Council votes to remove signs at Old Town 4-way intersection

Posted Sept. 03, 2008, at 11:27 p.m.
Last modified Jan. 29, 2011, at 7:18 a.m.

OLD TOWN, Maine — Patience is key to making a 4-way stop sign work at an intersection.

But about 10 residents who patiently waited for the city council to clear up other issues before councilors discussed stop signs at two intersections in their neighborhood left Tuesday’s council meeting disappointed.

The council voted 4-3 to have the 4-way signs removed from the intersections of Veazie Street and Davis Street, and Fourth Street and Davis Street.

Councilors Jamie Dufour, Linda McLeod, Carol May and Bill Lovejoy voted to have the signs removed while David Mahan, Alan Stormann and Charles Pinkham wanted the signs kept in place.

The reasoning for removal of the signs was that more data was needed to find out the rate of incidents at the intersections, and the city needed to establish criteria for placement of stop signs.

Public safety director Don O’Halloran said the city has no criteria for determining the necessity of stop signs at given locations. He recommended the council keep the signs in place while the city decided on criteria.

Seven residents spoke, including five in favor of keeping the signs. Those who liked the signs said they’ve been effective in slowing down traffic on Veazie and Fourth streets, which connect the busy byways Gilman Falls Avenue and Stillwater Avenue.

“The 4-way stop signs have definitely helped slow the traffic pattern down,” said Jim Tibbetts of 179 Fourth St.

City residents opposing the signs said some are difficult to see because of greenery in the way of the signs, and that people often park vehicles in front of the signs, which makes for narrow and dangerous inter-sections.

The prosign group left the meeting with a collective grumble immediately after the vote.

Another issue kept the council busy.

The council spent a large chunk of the meeting determining whether a trailer at 802 Stillwater Ave. should be deemed a dangerous building. The trailer was eventually condemned by a unanimous council vote and the owner, listed as Evelyn Luce, was told to remove the trailer from the lot by Oct. 6, which is the council’s next meeting, or the city would remove it and charge Luce for its removal.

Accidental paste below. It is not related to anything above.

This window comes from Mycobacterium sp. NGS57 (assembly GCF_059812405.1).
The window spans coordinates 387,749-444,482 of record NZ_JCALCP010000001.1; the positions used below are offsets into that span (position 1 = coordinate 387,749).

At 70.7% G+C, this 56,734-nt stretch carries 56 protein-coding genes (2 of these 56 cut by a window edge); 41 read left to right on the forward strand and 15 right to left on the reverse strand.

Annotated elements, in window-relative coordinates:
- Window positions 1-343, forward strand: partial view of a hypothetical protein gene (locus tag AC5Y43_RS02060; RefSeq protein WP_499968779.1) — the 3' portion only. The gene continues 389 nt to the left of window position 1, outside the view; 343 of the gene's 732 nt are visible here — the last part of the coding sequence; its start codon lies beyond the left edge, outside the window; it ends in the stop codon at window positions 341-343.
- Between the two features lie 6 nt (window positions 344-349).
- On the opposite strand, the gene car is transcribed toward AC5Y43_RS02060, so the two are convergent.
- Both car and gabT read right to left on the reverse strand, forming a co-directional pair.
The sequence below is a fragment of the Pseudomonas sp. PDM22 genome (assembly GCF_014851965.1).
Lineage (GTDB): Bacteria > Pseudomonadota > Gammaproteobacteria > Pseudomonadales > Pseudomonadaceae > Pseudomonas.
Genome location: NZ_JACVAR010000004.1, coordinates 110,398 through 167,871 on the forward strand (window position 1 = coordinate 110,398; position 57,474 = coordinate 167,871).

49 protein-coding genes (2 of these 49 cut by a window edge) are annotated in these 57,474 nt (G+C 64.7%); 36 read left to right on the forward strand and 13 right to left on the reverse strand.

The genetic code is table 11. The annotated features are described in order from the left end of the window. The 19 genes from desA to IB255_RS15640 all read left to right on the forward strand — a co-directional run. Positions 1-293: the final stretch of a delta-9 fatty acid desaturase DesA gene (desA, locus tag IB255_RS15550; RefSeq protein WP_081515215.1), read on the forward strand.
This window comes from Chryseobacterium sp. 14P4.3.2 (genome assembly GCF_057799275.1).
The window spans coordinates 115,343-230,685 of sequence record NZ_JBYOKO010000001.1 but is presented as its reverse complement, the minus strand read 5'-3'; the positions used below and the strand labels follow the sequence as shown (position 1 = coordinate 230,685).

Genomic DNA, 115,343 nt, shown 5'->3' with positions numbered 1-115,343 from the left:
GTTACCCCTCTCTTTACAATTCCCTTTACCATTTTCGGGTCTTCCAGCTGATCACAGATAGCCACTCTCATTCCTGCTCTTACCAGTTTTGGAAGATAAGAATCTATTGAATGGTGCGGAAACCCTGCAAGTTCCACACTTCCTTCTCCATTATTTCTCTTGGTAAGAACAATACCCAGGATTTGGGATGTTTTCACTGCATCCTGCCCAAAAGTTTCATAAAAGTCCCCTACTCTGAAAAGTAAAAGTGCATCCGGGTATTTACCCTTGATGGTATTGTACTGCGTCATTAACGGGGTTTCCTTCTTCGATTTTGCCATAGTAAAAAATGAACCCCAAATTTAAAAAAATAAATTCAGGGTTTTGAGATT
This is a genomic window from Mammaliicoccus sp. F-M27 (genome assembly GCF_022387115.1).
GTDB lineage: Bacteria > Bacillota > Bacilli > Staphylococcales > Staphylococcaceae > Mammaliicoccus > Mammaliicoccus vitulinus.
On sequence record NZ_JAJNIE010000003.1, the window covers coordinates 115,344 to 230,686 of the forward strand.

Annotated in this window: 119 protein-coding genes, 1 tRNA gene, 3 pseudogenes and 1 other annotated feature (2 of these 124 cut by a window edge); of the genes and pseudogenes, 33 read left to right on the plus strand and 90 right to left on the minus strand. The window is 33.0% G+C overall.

Luce’s husband, David Luce, was the owner of the former Crestwood Trailer Park in Hampden, which closed in November 2006 and was foreclosed upon, according to a July 21, 2007 Bangor Daily News story. After the trailer park closed, the Town of Hampden issued David Luce a notice of violation of law because under state law the site qualified as a junkyard, according to the 2007 story.

Old Town code enforcement officer Charles Heinonen said the trailer has not had power since last fall and a recent inspection found the plumbing had been destroyed, the property had trash and junk vehicles on it and there was animal feces inside.

“I just think it’s gone on too long,” Stormann said. “[The trailer] has been unattended too long.”

Neighbor Jacob Hatch of 806 Stillwater Ave. confirmed problems at Luce’s trailer.

David Luce, who spoke for Evelyn Luce, argued he had spent the last few days removing trash and straightening up the area and felt there was “no reason” for the trailer to be torn down.

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